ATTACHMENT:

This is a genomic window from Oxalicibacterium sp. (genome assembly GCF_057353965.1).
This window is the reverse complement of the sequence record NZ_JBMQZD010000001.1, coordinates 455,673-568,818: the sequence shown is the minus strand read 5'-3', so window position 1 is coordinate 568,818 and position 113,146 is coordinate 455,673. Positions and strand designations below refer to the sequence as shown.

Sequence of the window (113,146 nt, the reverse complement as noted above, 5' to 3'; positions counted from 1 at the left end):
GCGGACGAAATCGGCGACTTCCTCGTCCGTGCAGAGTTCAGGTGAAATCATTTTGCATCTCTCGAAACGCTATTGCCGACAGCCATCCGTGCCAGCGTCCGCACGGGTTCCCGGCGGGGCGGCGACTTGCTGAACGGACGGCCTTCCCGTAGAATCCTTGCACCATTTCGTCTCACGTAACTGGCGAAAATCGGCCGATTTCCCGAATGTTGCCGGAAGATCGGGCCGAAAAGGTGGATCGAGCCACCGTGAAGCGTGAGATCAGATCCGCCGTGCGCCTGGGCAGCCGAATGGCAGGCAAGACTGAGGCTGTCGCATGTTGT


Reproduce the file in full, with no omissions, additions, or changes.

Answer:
This is a genomic window from Oxalicibacterium sp. (genome assembly GCF_057353965.1).
This window is the reverse complement of the sequence record NZ_JBMQZD010000001.1, coordinates 455,673-568,818: the sequence shown is the minus strand read 5'-3', so window position 1 is coordinate 568,818 and position 113,146 is coordinate 455,673. Positions and strand designations below refer to the sequence as shown.

Sequence of the window (113,146 nt, the reverse complement as noted above, 5' to 3'; positions counted from 1 at the left end):
GCGGACGAAATCGGCGACTTCCTCGTCCGTGCAGAGTTCAGGTGAAATCATTTTGCATCTCTCGAAACGCTATTGCCGACAGCCATCCGTGCCAGCGTCCGCACGGGTTCCCGGCGGGGCGGCGACTTGCTGAACGGACGGCCTTCCCGTAGAATCCTTGCACCATTTCGTCTCACGTAACTGGCGAAAATCGGCCGATTTCCCGAATGTTGCCGGAAGATCGGGCCGAAAAGGTGGATCGAGCCACCGTGAAGCGTGAGATCAGATCCGCCGTGCGCCTGGGCAGCCGAATGGCAGGCAAGACTGAGGCTGTCGCATGTTGT